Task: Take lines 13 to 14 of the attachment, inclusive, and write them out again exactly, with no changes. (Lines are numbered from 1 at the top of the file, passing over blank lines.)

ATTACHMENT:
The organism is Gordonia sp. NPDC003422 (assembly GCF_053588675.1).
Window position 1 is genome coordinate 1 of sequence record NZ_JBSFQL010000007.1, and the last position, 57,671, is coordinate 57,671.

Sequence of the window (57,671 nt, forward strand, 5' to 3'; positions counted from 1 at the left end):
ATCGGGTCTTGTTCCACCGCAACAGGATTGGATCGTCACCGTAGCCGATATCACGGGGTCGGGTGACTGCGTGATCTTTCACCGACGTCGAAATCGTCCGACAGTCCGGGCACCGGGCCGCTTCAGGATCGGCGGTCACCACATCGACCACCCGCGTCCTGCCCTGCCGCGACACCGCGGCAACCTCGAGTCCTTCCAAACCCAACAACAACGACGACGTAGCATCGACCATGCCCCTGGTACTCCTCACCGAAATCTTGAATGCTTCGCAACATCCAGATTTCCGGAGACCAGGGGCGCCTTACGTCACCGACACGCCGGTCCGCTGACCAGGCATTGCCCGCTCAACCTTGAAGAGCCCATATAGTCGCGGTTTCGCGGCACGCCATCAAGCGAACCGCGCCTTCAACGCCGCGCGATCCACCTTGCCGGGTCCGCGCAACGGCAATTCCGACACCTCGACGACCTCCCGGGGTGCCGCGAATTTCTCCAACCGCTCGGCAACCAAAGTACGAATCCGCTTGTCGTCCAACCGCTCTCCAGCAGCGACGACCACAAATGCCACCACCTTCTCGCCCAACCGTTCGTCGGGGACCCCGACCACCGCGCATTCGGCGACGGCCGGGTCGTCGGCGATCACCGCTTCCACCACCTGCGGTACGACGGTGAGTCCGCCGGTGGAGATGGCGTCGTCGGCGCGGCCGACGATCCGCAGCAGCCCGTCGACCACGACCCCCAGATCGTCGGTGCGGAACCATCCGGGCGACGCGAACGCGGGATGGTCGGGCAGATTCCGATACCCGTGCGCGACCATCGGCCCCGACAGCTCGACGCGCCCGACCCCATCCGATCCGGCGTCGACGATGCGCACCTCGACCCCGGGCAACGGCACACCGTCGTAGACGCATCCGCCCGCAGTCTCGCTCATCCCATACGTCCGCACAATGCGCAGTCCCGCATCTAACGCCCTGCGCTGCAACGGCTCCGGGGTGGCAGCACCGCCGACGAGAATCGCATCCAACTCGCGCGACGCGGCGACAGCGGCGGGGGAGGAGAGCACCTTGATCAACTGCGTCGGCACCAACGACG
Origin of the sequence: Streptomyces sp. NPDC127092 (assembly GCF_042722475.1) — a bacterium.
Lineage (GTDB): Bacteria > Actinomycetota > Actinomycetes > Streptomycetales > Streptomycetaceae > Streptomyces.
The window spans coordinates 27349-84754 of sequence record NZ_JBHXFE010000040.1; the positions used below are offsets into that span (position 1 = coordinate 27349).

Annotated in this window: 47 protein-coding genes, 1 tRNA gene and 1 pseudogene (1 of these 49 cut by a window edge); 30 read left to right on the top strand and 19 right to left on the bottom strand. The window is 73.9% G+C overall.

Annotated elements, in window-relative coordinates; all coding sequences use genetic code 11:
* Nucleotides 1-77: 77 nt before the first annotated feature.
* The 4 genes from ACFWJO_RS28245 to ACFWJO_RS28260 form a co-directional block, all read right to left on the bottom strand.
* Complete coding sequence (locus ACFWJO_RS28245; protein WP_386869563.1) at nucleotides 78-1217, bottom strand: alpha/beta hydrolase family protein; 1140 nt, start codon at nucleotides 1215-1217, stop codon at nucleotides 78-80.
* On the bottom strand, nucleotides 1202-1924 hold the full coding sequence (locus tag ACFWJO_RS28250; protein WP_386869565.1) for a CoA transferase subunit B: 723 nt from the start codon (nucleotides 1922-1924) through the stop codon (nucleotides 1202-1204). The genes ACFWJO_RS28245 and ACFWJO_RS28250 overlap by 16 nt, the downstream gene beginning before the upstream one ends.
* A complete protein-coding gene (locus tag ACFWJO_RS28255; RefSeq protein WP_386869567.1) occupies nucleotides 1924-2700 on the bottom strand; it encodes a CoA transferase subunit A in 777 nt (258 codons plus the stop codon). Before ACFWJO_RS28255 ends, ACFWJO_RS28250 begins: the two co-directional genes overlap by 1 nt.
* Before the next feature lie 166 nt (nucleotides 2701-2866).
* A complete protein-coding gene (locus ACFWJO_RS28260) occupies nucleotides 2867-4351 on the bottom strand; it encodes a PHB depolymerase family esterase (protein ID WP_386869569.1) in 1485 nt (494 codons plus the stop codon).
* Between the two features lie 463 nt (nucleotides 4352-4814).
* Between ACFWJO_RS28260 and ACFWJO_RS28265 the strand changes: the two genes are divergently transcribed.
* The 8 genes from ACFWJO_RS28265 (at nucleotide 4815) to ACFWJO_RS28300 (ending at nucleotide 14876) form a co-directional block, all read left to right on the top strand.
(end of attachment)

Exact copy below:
* On the bottom strand, nucleotides 1202-1924 hold the full coding sequence (locus tag ACFWJO_RS28250; protein WP_386869565.1) for a CoA transferase subunit B: 723 nt from the start codon (nucleotides 1922-1924) through the stop codon (nucleotides 1202-1204). The genes ACFWJO_RS28245 and ACFWJO_RS28250 overlap by 16 nt, the downstream gene beginning before the upstream one ends.
* A complete protein-coding gene (locus tag ACFWJO_RS28255; RefSeq protein WP_386869567.1) occupies nucleotides 1924-2700 on the bottom strand; it encodes a CoA transferase subunit A in 777 nt (258 codons plus the stop codon). Before ACFWJO_RS28255 ends, ACFWJO_RS28250 begins: the two co-directional genes overlap by 1 nt.